Headline: Lawmaker Destroys Shopping Carts
The homeless make him angry.
They’re in the way. He doesn’t
find them scenic. How dare they
survive on the street, in parks,
in alleys, doorways and beaches.
Making life even more difficult
for those at the end of choices
is his answer to their problems.
Euthanasia would likely please
him. Has he never lost a job?
Run out of money? Been robbed
or beaten? Never been hungrier
than a good steak fixed? He can’t
understand how people scrape,
pick trash to survive, pushing
all that remains of their past
in a shopping cart. Their lives
aren’t hard enough, he thinks,
planning how to vanish them
taking the little they have left.
Marc D. Goldfinger
The dope calling to me again, junk sick, dirty
money clutched tightly in my sweaty palm, I find
myself in the subterranean apartment of the Troll.
The shelves that lined the stone walls were filled
with bottles of blood, a name on every bottle. The
Troll takes a bottle down as I walk in and I ask
what is up with this. He answers,
“This shipment of heroin came in mixed
with the blood of dead junkies; nothing
gets wasted except for our lives.”
I hesitate as he fills an eye
dropper with blood and hands
it my way. Ask if they used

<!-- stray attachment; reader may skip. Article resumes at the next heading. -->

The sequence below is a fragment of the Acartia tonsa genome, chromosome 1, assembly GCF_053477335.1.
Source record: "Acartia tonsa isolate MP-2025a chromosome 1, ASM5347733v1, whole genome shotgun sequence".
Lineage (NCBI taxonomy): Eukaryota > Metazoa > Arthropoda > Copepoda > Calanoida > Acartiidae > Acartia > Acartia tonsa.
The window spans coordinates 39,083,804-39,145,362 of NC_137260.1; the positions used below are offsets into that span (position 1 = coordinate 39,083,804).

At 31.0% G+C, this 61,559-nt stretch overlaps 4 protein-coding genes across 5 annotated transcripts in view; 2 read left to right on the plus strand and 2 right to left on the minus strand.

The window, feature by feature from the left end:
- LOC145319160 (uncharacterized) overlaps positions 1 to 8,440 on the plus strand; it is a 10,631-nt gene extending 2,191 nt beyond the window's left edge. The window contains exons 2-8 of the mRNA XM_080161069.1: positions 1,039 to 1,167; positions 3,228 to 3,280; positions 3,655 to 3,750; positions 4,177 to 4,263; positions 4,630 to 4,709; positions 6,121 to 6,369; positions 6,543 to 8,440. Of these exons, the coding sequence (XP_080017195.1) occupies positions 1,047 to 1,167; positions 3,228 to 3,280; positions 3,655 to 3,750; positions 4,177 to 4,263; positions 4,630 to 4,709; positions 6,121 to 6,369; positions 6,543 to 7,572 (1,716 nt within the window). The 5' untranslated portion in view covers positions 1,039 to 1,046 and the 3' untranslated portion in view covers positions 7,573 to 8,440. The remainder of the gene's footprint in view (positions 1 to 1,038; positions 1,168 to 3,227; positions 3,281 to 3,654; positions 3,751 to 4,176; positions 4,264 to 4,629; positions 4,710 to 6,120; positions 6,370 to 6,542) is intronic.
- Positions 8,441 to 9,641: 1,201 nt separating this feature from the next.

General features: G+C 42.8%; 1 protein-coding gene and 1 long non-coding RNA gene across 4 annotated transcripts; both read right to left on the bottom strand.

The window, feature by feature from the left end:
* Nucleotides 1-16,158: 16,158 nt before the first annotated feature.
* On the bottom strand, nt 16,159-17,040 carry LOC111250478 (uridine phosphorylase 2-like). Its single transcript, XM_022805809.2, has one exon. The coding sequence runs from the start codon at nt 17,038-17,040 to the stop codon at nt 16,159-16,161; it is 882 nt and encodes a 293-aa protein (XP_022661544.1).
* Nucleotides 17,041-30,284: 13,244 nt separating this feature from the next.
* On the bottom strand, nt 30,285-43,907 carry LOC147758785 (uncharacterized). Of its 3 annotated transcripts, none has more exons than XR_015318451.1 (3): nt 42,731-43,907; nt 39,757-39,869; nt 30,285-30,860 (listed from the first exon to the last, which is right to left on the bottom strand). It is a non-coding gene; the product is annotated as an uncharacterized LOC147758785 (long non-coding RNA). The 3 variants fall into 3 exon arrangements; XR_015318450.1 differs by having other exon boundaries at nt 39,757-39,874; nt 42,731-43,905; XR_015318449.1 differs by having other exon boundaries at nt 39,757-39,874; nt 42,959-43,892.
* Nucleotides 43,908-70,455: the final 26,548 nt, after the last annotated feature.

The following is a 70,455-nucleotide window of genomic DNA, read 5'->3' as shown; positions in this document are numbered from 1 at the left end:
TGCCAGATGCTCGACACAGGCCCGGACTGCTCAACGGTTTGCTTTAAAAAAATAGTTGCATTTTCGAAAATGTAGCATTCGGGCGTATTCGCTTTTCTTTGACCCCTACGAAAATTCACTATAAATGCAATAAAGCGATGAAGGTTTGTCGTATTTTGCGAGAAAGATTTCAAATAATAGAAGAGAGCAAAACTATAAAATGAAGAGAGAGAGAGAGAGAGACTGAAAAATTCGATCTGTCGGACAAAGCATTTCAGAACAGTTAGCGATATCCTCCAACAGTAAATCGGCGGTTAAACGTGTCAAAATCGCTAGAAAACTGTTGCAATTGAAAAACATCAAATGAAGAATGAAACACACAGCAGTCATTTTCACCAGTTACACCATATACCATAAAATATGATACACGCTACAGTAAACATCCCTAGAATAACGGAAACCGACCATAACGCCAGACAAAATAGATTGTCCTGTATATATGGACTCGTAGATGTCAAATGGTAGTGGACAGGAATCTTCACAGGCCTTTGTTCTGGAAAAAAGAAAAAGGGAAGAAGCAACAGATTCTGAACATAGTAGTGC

the blood of junkies who had died with AIDS.
“Of course,” said the Troll, “but it’s
only the blood of junkies who died
of overdose; we mixed it with lemon dope
but no lemon juice is necessary. The acidity
of the blood boosts the high.” The sickness
fed my urgency and I watch as the blood
from the dropper disappears
into a metal spike plugged into my vein,
wait for the rush, watch my name
appear on one of the bottles as the Troll
moves his old wooden wheelchair
to the next customer, eyes yellow
with desire, who walks in the door.
“You’re gonna like this,” is the last thing
I hear him say.
The Many Faces Of Terrorism
Let’s start with a passage from “Outrage Builds
After Collapse in Bangladesh,” the front page
article in today’s New York Times:
“Even in a situation of grave threat, when they
saw cracks in the walls, the factory managers
thought it was too risky not to work because of
pressure on them from U.S. and European
retailers to deliver goods on time,” said Dara
O’Rourke, an expert on workplace monitoring
at the University of California, Berkeley. He
added that the prices Western companies pay
“are so low that they are at the root of why these
factories are cutting corners on fire safety and
So, 250 people die. Most of them extremely poor
women, many of them very young. We’d call
them children in this country.
Will there be memorials here in America for
this all-too-common tragedy? No? Why not?
Because these human beings lived ten thousand
Are we not a human family? And if we say no,
then shouldn’t we close the churches, synagogues,
and mosques here in the states right now and be
completely honest with ourselves about what our
bottom line values are?
And, finally, should we not expand our definition